When the San Francisco Giants scored twice off Detroit's Anibal Sanchez in the second inning of Game 3 of the World Series, Tigers fans at Comerica Park immediately grew edgy.
In this postseason, two runs can feel like 20.
"They're normally hard to come by in postseason, because you're going to face a good pitcher pretty much every night," Detroit manager Jim Leyland said.
Leyland's observed that firsthand this year. The Tigers reached the World Series thanks to a fabulous performance by the starting rotation — and they entered Game 4 on Sunday night on the verge of elimination for pretty much the same reason. San Francisco led the series 3-0 after shutting Detroit out in Games 2 and 3.
The composite ERA in baseball's postseason this year was 3.04 through Saturday night, the lowest since 1991, according to STATS, LLC. The Giants became the first team to throw back-to-back shutouts in the World Series since Baltimore blanked the Los Angeles Dodgers three times in a row in 1966.
That dangerous Detroit slugging tandem of Miguel Cabrera and Prince Fielder? As quiet as Cabrera's bases-loaded pop-up in Game 3 — and his postgame departure without speaking to reporters.
"The biggest thing is taking care of the guys in front of them," said Giants right-hander Matt Cain, who was set to start the potential clincher Sunday. "If you can get the first two guys out in front of them … it just makes it a little bit easier stress-wise. When you've got a couple guys on with Cabrera or Fielder or (Delmon) Young … things aren't going so well. So you've got to focus on the guys in front of them, as well. It's just not the guys in the middle.
It didn't seem like anyone would top what Justin Verlander and the Tigers did on the mound through the first two rounds of the postseason. The Detroit ace allowed one run over two division series starts against Oakland, shutting out the Athletics in the decisive fifth game. In the AL championship series against the New York Yankees, the Tigers gave up only six runs in a four-game sweep — and four of them were against closer Jose Valverde in one inning of Game 1.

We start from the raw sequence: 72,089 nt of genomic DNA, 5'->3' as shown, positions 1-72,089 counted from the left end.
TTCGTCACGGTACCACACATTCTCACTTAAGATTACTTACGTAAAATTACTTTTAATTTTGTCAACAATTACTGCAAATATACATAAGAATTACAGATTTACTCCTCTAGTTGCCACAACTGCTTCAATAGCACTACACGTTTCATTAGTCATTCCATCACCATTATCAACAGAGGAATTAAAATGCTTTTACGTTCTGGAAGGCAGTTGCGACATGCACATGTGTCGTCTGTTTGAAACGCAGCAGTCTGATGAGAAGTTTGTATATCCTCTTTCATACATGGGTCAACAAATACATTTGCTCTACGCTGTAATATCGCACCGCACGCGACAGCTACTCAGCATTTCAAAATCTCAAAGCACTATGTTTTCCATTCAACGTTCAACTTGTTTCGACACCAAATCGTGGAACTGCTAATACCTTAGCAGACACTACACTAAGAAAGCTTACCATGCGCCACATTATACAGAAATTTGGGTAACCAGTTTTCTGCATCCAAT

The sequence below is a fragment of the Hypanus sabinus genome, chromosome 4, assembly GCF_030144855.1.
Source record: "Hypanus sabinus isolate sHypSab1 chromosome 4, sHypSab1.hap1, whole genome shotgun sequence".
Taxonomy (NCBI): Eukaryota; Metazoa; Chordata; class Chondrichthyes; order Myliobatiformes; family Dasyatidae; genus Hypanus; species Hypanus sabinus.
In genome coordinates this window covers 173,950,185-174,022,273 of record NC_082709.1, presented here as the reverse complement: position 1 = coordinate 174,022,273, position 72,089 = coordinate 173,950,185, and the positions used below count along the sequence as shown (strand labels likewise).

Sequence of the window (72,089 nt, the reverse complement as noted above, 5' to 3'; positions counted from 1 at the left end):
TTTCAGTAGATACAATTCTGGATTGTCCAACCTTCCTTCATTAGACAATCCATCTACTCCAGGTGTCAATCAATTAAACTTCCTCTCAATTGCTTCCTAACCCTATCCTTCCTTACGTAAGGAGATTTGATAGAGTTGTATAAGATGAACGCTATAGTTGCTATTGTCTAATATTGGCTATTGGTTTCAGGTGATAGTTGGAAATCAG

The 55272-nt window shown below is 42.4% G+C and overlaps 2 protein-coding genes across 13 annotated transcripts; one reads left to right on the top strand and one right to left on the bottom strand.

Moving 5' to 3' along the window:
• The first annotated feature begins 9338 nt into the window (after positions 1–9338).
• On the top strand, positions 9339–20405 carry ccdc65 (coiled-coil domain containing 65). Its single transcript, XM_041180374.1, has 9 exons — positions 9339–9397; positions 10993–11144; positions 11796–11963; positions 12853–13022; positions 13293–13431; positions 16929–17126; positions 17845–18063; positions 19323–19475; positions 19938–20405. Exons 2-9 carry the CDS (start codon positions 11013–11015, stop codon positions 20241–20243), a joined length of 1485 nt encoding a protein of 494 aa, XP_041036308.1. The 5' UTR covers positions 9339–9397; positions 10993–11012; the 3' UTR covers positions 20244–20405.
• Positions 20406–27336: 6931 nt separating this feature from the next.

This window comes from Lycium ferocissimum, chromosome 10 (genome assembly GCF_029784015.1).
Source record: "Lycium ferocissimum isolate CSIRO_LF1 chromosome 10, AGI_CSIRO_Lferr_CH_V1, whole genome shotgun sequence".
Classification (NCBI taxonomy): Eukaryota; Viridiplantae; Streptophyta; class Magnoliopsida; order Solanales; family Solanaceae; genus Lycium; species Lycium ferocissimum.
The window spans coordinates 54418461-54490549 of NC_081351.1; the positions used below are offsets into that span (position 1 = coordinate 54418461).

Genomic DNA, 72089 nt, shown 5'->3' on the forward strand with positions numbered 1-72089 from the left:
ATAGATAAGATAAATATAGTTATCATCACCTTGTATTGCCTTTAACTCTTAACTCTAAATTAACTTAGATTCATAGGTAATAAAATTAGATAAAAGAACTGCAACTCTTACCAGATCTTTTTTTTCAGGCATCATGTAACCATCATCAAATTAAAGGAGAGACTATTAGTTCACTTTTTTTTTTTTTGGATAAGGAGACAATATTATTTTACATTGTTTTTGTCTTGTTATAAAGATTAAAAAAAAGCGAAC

At one point, Detroit's starters went 301/3 innings without allowing a run, a record for a single postseason. Then the World Series began, and the Giants made a bid for some history of their own.
After three games, San Francisco's World Series ERA was 1.00, the lowest since Baltimore's 0.50 in 1966, according to STATS. The only team to post a lower ERA in the Fall Classic than those Orioles was the New York Giants, who did not allow a single earned run in the 1905 Series in their five-game win against the Philadelphia Athletics.
San Francisco's Ryan Vogelsong has become the third pitcher to make four straight starts in a single postseason in which he allowed no more than one run. Tim Lincecum has provided a lift out of the bullpen. Even Barry Zito has pitched well lately for the Giants.
"I've been watching these guys all year," San Francisco shortstop Brandon Crawford said. "They're a lot of fun to play around. They all go out there and compete, throw all their pitches for strikes. It's easy to play defense for them."
With the Giants a win from another World Series title, the Tigers were putting their hopes in the prospects of an improbable rally. It didn't look likely, but Detroit's own rotation was a decent straw for the Tigers to grasp at.
Max Scherzer made the start in Game 4, and would be followed by Verlander, Doug Fister and Sanchez. It was a foursome certainly capable of leading a four-game comeback — if the Tigers could only start scoring.
"It is extremely impressive what we were able to do through pretty much the entire postseason as a staff," Verlander said. "And obviously the Giants all year, their team was built on good pitching and defense and scoring opportune runs. That recipe has led to postseason success for them thus far.
"Obviously it's going to be tough to beat a team like that four in a row, but if anybody is capable of it, we are."